Lactococcus garvieae is a well-known fish pathogen in aquaculture, but is also found in other animals like cattle, poultry, pigs, dogs and cats. In recent years, it has emerged as an occasional human pathogen possibly as a result of zoonotic infection. The aim of this study was to use whole genome sequencing to characterise L. garviae causing human infection in Singapore to determine their likely source.
The genomic DNA of 11 local L. garvieae isolates (Fish = 6, Human = 5) were sequenced using Illumina MiSeq and assembled with Galaxy 18.05. An additional 17 whole genome sequences of L. garviae isolated overseas were included for comparative genome analysis. Resistance genes were identified using ABRICATE. Virulence genes identified in previously published literature were sought by BLAST search. Multilocus sequence typing was performed with SRST2 and the concatenated loci were aligned using MEGA 7.0 and a neighbour joining tree constructed. Genetic clusters (GCs) were inferred from the tree. Clonal complexes (CCs) were also identified by eBURST v3.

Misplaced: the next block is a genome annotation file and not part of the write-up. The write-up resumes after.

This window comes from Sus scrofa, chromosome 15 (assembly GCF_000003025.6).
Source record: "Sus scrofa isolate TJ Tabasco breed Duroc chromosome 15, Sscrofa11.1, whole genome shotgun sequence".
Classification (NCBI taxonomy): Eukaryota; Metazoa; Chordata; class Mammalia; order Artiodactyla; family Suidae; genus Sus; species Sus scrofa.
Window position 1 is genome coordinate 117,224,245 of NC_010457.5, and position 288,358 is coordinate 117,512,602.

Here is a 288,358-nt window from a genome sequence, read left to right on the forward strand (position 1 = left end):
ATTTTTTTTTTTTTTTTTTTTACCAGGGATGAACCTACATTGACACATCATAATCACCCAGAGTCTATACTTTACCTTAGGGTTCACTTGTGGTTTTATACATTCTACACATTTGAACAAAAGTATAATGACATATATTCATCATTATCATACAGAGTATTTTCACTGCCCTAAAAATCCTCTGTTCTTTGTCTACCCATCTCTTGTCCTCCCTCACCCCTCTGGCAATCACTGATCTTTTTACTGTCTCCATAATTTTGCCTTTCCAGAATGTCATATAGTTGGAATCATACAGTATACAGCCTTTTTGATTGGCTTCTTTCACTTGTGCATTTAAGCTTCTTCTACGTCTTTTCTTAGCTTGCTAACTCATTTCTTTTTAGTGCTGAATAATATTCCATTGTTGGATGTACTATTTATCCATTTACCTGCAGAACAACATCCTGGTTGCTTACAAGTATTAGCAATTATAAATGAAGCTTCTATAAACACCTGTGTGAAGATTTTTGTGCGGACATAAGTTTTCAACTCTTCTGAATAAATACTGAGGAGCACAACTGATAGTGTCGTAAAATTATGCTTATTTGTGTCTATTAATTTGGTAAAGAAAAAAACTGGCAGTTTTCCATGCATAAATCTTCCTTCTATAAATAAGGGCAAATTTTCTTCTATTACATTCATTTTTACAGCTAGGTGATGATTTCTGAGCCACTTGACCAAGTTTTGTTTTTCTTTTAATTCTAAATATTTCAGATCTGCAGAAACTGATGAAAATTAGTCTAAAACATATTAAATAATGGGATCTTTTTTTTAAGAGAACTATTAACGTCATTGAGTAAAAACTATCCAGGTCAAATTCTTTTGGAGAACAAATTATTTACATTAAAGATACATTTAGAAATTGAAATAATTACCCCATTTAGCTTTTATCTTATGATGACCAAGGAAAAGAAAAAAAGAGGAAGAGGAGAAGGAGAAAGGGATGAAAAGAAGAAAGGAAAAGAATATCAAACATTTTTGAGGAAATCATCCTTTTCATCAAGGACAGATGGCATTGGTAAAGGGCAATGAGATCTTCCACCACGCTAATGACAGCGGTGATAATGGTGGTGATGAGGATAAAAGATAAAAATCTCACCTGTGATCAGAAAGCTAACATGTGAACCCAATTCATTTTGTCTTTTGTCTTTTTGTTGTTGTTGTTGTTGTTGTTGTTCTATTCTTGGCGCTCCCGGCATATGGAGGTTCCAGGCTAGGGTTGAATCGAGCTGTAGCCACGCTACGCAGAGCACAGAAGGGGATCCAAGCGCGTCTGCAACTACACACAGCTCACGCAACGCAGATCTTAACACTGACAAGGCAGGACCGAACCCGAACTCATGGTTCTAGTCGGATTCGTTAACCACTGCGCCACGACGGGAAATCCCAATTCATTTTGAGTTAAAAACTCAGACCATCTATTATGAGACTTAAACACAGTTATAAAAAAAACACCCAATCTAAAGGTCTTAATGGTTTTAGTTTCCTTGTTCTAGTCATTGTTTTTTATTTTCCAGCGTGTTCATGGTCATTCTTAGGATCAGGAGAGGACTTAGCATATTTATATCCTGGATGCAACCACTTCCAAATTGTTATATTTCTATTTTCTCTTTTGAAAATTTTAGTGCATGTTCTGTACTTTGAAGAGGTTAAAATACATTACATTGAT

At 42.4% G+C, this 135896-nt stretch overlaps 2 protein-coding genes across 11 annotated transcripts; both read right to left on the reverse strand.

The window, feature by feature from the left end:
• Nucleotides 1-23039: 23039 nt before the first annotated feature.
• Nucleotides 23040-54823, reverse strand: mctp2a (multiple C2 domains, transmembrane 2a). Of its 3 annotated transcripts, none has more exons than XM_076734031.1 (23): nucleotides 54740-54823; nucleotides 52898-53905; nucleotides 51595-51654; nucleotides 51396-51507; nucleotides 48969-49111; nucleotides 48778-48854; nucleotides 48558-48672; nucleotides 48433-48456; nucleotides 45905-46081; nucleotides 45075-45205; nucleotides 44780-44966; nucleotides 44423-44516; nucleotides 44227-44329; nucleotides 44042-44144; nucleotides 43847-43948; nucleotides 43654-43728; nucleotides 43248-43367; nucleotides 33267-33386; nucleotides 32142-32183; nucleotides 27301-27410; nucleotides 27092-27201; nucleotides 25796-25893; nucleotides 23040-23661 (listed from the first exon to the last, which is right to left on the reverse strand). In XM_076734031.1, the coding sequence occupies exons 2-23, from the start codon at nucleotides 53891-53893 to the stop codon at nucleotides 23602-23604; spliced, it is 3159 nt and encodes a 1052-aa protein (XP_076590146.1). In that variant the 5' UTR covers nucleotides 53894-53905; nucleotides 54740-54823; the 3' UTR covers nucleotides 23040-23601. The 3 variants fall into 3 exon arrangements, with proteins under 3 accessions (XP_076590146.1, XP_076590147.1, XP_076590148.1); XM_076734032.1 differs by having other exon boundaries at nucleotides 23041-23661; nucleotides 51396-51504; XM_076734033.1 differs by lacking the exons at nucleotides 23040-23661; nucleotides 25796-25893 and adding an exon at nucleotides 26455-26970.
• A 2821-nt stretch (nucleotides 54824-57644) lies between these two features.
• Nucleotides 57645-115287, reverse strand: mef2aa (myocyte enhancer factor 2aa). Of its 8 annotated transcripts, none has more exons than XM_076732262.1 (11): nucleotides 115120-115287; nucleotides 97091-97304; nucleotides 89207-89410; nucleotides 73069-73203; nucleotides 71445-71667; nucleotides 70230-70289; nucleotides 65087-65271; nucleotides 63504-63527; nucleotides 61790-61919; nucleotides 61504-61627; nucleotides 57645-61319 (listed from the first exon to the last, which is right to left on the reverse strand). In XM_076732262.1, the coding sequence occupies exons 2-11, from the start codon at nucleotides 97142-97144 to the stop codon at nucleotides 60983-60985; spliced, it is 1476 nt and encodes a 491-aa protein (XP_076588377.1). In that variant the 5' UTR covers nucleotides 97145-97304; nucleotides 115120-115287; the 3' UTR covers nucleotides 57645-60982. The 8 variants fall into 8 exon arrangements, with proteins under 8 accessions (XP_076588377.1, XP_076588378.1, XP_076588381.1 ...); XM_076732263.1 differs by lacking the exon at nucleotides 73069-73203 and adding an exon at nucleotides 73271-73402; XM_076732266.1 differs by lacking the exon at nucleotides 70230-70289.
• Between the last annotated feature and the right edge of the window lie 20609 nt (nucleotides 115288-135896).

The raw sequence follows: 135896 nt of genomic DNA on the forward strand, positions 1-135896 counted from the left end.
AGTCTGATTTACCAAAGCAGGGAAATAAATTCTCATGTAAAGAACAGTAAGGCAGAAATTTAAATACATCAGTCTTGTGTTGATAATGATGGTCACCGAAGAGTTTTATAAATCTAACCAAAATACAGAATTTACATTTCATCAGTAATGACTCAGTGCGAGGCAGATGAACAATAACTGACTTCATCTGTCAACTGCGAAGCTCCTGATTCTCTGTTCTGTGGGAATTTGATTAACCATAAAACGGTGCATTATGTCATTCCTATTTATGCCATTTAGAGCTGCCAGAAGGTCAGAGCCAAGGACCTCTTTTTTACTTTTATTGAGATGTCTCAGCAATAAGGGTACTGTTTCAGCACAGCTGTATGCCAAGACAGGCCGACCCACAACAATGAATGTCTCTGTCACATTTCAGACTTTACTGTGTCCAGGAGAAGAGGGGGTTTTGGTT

Two local isolates belonged to CC3. The rest were singletons, with 6 novel STs. Similarities were observed between the STs of local fish and human isolates with those of fish, food and human clinical isolates overseas. There were 3 GCs with local isolates distributed across all of them. Virulence genes (putative internalin and putative mucus adhesin) were found to be specific to GC2 and GC3. Antimicrobial resistance genes were more common in local isolates compared to those overseas.